Amanda Gorman Reveals Physical Terror, Mom's Shooting Fears Over Inauguration

Poet and activist Amanda Gorman on Thursday revealed her mother's shooting fears and the physical terror she felt ahead of President Joe Biden's inauguration, where she became the youngest inaugural poet in U.S. history.

In an op-ed published in The New York Times one year on from the event, Gorman, 23, said she almost declined delivering her poem "The Hill We Climb" partly because her family and friends feared she could be targeted.

"The truth is I almost declined to be the inaugural poet. Why? I was terrified," she wrote.

Gorman, America's first-ever National Youth Poet Laureate, said she was scared of failing her people and her poetry, but said she was also "terrified on a physical level."

"Covid was still raging, and my age group couldn't get vaccinated yet. Just a few weeks before, domestic terrorists assaulted the U.S. Capitol, the very steps where I would recite," she wrote, referring to the January 6 riot at the Capitol building last year.

"I didn't know then that I'd become famous, but I did know at the inauguration I was going to become highly visible—which is a very dangerous thing to be in America, especially if you're Black and outspoken and have no Secret Service."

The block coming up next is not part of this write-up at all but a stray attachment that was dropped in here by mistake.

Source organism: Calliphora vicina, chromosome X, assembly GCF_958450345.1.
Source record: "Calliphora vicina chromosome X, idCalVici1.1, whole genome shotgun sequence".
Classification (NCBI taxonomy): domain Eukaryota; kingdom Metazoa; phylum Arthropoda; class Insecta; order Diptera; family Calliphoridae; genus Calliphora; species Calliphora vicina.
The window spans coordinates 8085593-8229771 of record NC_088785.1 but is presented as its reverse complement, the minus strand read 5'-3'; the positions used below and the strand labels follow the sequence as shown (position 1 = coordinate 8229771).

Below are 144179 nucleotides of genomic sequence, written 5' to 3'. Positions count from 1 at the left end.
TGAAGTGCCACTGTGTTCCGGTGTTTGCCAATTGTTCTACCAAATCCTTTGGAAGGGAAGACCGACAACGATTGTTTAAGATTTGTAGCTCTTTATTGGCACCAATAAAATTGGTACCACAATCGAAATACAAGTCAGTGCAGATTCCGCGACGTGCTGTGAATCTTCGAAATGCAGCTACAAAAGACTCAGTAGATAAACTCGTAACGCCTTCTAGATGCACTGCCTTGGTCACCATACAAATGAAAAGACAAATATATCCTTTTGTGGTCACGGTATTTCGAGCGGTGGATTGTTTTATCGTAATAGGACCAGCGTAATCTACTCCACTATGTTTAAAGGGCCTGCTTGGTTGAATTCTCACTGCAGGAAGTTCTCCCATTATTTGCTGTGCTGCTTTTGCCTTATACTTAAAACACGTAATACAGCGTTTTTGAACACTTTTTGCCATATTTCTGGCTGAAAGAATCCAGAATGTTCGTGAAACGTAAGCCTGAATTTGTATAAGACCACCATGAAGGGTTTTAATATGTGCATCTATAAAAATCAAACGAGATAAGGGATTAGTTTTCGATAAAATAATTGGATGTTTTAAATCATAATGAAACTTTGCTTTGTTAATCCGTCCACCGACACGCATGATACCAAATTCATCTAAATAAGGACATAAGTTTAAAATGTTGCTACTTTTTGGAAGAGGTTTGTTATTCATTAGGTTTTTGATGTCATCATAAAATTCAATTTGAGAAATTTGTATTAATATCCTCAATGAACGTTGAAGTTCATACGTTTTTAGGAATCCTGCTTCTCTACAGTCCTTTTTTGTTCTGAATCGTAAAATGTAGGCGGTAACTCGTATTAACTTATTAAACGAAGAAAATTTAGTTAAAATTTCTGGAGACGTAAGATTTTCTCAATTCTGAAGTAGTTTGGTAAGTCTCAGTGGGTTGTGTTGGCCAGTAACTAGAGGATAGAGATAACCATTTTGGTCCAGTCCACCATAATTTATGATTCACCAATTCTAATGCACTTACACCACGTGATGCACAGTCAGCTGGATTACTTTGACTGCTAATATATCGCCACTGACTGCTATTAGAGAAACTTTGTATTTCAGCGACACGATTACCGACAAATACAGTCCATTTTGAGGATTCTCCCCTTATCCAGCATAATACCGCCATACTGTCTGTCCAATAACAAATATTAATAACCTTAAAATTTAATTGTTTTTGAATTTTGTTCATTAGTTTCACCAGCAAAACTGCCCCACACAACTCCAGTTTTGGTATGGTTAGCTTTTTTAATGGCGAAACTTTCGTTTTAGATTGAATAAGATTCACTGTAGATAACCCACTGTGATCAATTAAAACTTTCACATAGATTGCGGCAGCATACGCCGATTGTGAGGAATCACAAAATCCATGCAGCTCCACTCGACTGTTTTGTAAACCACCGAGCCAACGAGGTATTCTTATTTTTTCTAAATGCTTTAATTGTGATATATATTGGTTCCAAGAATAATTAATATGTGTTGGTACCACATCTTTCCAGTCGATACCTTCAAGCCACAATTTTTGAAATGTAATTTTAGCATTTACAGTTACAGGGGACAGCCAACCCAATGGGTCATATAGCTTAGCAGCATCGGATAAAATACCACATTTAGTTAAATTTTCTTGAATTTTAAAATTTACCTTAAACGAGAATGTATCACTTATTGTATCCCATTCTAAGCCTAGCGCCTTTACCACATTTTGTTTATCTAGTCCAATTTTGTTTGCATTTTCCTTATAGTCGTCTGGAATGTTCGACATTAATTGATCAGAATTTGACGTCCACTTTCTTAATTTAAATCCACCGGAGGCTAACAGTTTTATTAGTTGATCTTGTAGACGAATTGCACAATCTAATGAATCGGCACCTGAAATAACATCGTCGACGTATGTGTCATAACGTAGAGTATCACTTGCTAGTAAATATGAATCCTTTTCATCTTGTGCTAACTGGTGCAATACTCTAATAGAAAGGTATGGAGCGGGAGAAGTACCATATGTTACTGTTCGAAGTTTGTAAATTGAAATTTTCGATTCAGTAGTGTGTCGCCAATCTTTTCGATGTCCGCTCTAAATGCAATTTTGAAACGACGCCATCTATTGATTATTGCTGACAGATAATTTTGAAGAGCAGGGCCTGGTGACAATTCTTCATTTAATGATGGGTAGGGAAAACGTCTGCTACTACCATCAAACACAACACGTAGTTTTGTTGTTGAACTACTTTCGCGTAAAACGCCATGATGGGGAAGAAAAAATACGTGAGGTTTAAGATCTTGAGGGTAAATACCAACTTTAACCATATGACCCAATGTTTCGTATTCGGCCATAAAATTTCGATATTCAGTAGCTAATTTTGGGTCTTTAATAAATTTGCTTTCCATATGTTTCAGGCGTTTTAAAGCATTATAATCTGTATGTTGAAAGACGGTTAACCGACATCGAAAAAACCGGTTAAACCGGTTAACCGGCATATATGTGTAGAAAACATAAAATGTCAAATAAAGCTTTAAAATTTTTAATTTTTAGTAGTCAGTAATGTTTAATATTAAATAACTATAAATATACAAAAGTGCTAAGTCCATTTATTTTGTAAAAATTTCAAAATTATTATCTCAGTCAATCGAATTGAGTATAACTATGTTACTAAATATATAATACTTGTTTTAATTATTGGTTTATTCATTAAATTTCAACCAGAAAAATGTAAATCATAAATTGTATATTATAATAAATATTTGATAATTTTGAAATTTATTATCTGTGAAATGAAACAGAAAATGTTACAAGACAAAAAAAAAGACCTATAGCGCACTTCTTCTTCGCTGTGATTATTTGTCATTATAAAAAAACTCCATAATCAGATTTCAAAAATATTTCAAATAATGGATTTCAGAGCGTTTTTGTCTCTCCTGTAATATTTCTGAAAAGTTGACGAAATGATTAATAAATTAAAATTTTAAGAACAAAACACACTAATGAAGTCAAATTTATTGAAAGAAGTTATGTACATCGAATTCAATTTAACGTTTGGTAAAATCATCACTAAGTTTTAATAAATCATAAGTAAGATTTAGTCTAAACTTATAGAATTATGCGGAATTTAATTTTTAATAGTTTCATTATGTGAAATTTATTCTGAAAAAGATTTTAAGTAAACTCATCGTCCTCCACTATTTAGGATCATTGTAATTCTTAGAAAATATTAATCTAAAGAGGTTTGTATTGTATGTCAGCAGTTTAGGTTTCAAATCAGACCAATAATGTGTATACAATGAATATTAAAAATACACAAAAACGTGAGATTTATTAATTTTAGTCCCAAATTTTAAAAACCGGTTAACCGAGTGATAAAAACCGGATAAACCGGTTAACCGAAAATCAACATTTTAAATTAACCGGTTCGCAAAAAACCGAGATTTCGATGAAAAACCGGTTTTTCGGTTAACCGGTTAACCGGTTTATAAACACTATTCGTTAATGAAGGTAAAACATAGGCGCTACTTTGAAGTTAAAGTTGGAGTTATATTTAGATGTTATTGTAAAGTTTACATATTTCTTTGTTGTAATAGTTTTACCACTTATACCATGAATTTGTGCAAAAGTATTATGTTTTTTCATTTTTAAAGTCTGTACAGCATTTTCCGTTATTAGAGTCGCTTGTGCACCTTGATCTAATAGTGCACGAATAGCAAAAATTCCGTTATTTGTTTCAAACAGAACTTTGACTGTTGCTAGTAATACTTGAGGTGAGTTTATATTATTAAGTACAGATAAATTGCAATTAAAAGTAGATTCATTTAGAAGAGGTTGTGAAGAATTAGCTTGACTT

The Los Angeles native and Harvard University graduate said her friends told her "not-so-jokingly" to buy a bulletproof vest to wear to Biden's inauguration.

"My mom had us crouch in our living room so that she could practice shielding my body from bullets," she recounted. "A loved one warned me to 'be ready to die' if I went to the Capitol building, telling me, 'It's just not worth it.'"

Gorman said in the days leading up to the inauguration, she had insomnia and nightmares, and barely ate or drank.

"I finally wrote to some close friends and family, telling them that I was most likely going to pull out of the ceremony."

She wrote: "Yet while the inauguration might have seemed like a ray of light, this past year for many has felt like a return to the same old gloom. Our nation is still haunted by disease, inequality and environmental crises. But though our fears may be the same, we are not."

Gorman, whose poem called for unity, said one of her greatest concerns about declining the inauguration altogether was that she would "spend the rest of my life wondering what this poem could have achieved."

"On that January 20, what I found waiting beyond my fear was every person who searched beyond their own fears to find space for hope in their lives," she wrote, adding, "So do not fear your fear. Own it. Free it."

"If you're alive, you're afraid. If you're not afraid, then you're not paying attention," wrote Gorman. "The only thing we have to fear is having no fear itself—having no feeling on behalf of whom and what we've lost, whom and what we love."

Gorman said last year that she one day hopes to become president of the United States.

American poet Amanda Gorman
American poet Amanda Gorman reads a poem during the the 59th inaugural ceremony on the West Front of the U.S. Capitol on January 20, 2021 in Washington, DC. Gorman said Thursday she almost declined delivering her poem "The Hill We Climb" at President Joe Biden's inauguration last year. Patrick Semansky-Pool/Getty Images